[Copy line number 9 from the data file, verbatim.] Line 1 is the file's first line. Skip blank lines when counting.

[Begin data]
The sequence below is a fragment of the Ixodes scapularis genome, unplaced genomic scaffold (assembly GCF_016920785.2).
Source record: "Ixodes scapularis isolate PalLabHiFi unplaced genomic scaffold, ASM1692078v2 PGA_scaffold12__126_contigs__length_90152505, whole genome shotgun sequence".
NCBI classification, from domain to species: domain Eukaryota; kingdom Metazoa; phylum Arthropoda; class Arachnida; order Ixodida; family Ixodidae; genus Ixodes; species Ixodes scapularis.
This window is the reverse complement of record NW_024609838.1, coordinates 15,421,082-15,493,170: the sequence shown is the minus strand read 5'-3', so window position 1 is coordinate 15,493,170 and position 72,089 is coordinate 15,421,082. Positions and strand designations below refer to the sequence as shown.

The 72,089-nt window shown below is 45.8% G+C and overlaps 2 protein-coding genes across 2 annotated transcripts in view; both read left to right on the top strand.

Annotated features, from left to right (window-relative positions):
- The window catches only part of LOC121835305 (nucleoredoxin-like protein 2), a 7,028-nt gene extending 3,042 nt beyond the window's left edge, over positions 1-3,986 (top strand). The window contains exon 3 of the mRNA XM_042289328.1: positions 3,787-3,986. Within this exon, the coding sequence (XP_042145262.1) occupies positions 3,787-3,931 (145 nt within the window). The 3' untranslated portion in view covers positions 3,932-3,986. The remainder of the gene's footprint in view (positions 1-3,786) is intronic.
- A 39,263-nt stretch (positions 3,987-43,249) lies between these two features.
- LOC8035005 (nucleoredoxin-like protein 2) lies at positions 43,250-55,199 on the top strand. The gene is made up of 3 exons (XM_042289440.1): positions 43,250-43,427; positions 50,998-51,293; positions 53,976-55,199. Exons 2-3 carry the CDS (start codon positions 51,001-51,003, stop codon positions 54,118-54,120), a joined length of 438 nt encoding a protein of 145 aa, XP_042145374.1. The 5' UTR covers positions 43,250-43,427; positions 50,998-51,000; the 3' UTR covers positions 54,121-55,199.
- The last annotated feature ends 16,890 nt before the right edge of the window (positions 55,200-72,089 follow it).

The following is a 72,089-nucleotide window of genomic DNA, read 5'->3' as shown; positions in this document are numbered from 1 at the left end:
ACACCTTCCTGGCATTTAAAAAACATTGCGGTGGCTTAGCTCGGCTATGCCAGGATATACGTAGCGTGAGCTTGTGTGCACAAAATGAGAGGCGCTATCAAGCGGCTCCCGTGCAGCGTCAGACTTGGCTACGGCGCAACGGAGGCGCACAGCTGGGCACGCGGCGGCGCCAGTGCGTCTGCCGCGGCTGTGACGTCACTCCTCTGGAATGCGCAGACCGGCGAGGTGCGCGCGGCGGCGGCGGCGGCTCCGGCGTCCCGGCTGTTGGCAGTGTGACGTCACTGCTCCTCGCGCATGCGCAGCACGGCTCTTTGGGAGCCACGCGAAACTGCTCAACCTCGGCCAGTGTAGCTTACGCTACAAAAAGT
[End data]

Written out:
- LOC8035005 (nucleoredoxin-like protein 2) lies at positions 43,250-55,199 on the top strand. The gene is made up of 3 exons (XM_042289440.1): positions 43,250-43,427; positions 50,998-51,293; positions 53,976-55,199. Exons 2-3 carry the CDS (start codon positions 51,001-51,003, stop codon positions 54,118-54,120), a joined length of 438 nt encoding a protein of 145 aa, XP_042145374.1. The 5' UTR covers positions 43,250-43,427; positions 50,998-51,000; the 3' UTR covers positions 54,121-55,199.